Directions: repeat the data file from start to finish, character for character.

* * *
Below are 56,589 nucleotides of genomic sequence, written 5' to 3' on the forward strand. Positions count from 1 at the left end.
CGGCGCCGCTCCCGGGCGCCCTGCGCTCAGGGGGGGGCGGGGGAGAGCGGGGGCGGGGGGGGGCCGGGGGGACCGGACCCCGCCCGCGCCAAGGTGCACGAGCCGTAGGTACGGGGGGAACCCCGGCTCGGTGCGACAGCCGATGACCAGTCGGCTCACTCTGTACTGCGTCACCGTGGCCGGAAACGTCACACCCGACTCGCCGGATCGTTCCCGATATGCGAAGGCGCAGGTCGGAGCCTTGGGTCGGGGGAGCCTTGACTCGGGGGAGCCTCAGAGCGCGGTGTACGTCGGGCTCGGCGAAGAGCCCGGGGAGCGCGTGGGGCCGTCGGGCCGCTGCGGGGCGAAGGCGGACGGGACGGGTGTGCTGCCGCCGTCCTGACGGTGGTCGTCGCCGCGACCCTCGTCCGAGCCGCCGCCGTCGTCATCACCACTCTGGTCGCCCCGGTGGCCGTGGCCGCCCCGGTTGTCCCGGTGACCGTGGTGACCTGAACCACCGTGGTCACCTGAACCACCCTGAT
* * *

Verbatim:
Below are 56,589 nucleotides of genomic sequence, written 5' to 3' on the forward strand. Positions count from 1 at the left end.
CGGCGCCGCTCCCGGGCGCCCTGCGCTCAGGGGGGGGCGGGGGAGAGCGGGGGCGGGGGGGGGCCGGGGGGACCGGACCCCGCCCGCGCCAAGGTGCACGAGCCGTAGGTACGGGGGGAACCCCGGCTCGGTGCGACAGCCGATGACCAGTCGGCTCACTCTGTACTGCGTCACCGTGGCCGGAAACGTCACACCCGACTCGCCGGATCGTTCCCGATATGCGAAGGCGCAGGTCGGAGCCTTGGGTCGGGGGAGCCTTGACTCGGGGGAGCCTCAGAGCGCGGTGTACGTCGGGCTCGGCGAAGAGCCCGGGGAGCGCGTGGGGCCGTCGGGCCGCTGCGGGGCGAAGGCGGACGGGACGGGTGTGCTGCCGCCGTCCTGACGGTGGTCGTCGCCGCGACCCTCGTCCGAGCCGCCGCCGTCGTCATCACCACTCTGGTCGCCCCGGTGGCCGTGGCCGCCCCGGTTGTCCCGGTGACCGTGGTGACCTGAACCACCGTGGTCACCTGAACCACCCTGAT